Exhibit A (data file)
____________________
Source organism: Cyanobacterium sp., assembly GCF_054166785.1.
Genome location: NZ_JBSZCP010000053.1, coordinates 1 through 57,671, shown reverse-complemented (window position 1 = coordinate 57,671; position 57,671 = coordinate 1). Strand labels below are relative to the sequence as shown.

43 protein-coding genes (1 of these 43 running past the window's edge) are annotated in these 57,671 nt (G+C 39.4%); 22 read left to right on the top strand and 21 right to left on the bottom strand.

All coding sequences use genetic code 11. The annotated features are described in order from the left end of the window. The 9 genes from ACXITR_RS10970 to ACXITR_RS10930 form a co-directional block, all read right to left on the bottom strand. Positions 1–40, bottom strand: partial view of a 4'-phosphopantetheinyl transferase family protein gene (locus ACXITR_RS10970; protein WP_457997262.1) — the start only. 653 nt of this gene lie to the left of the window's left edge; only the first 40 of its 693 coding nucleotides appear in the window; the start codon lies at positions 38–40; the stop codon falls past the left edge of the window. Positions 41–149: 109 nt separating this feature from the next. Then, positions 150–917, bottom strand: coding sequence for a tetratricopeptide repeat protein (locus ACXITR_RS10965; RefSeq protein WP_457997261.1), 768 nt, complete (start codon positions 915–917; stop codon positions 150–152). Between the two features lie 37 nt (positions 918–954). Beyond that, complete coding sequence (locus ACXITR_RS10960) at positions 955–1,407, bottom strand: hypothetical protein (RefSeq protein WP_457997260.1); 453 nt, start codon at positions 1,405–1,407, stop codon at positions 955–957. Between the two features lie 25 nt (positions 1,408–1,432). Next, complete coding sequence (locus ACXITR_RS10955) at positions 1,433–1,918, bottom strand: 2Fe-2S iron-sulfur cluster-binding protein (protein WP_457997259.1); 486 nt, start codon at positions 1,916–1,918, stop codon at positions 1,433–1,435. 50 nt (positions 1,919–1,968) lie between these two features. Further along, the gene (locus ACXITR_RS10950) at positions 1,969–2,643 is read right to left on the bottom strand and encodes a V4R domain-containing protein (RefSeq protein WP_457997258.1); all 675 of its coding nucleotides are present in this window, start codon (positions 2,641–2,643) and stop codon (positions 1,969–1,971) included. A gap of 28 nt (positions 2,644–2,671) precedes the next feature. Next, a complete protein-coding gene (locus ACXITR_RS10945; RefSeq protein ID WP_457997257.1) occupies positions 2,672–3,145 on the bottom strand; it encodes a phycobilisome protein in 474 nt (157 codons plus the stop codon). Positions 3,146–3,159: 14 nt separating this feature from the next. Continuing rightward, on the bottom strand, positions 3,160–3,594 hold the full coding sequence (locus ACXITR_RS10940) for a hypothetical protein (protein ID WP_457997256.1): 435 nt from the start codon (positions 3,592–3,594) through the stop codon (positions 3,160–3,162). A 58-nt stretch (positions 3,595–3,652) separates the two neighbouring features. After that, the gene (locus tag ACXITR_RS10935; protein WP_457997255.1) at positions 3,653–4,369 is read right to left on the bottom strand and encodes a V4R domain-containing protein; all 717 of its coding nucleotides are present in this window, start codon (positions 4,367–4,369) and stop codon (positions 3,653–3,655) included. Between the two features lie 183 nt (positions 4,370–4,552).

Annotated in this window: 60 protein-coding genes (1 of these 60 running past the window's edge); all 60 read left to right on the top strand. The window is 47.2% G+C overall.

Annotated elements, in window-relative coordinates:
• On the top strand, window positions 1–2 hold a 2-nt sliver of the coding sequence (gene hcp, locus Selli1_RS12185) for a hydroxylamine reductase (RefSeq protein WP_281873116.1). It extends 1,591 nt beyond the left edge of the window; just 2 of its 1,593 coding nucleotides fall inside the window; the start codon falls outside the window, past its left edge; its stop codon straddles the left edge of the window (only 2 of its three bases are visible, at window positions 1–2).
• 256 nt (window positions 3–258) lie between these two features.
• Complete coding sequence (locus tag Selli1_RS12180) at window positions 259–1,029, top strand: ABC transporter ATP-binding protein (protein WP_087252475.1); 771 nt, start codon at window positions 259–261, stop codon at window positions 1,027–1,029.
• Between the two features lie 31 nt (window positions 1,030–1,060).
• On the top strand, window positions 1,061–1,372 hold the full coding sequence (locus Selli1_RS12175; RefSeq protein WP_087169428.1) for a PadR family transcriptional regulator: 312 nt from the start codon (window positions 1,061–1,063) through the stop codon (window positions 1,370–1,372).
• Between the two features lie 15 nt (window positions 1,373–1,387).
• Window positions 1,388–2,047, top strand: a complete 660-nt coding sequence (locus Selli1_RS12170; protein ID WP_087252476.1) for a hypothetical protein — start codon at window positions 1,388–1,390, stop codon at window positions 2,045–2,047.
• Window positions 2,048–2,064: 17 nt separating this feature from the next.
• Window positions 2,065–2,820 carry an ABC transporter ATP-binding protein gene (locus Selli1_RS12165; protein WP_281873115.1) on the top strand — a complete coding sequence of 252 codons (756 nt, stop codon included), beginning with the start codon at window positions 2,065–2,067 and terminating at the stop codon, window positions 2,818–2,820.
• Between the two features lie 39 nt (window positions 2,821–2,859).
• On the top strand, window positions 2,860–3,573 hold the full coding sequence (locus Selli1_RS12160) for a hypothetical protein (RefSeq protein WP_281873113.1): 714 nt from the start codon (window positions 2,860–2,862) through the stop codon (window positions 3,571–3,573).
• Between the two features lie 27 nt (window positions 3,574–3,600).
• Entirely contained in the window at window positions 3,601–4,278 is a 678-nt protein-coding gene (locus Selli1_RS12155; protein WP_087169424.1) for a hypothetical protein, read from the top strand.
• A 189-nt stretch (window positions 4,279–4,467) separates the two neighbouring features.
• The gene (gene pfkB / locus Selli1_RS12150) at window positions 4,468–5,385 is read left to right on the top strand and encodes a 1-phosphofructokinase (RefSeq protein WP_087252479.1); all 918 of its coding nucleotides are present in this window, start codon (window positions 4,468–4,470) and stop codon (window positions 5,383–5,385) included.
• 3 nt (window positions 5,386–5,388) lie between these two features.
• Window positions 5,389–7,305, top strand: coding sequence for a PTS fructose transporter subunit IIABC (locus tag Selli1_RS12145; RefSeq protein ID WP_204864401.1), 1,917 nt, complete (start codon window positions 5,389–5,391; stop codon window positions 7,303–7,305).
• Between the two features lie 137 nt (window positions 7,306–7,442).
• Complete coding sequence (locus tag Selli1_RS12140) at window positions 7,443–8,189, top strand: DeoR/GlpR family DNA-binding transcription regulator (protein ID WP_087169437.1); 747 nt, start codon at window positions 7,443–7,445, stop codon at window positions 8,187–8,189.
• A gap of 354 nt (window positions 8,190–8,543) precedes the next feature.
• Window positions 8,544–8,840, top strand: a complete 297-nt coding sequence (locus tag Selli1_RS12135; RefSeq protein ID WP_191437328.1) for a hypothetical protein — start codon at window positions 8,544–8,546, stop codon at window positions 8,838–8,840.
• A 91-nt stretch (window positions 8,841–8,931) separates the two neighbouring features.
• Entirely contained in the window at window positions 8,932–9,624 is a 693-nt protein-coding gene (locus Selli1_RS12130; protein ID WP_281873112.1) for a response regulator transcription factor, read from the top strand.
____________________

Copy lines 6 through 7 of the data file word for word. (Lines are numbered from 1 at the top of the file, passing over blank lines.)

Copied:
Annotated elements, in window-relative coordinates:
• On the top strand, window positions 1–2 hold a 2-nt sliver of the coding sequence (gene hcp, locus Selli1_RS12185) for a hydroxylamine reductase (RefSeq protein WP_281873116.1). It extends 1,591 nt beyond the left edge of the window; just 2 of its 1,593 coding nucleotides fall inside the window; the start codon falls outside the window, past its left edge; its stop codon straddles the left edge of the window (only 2 of its three bases are visible, at window positions 1–2).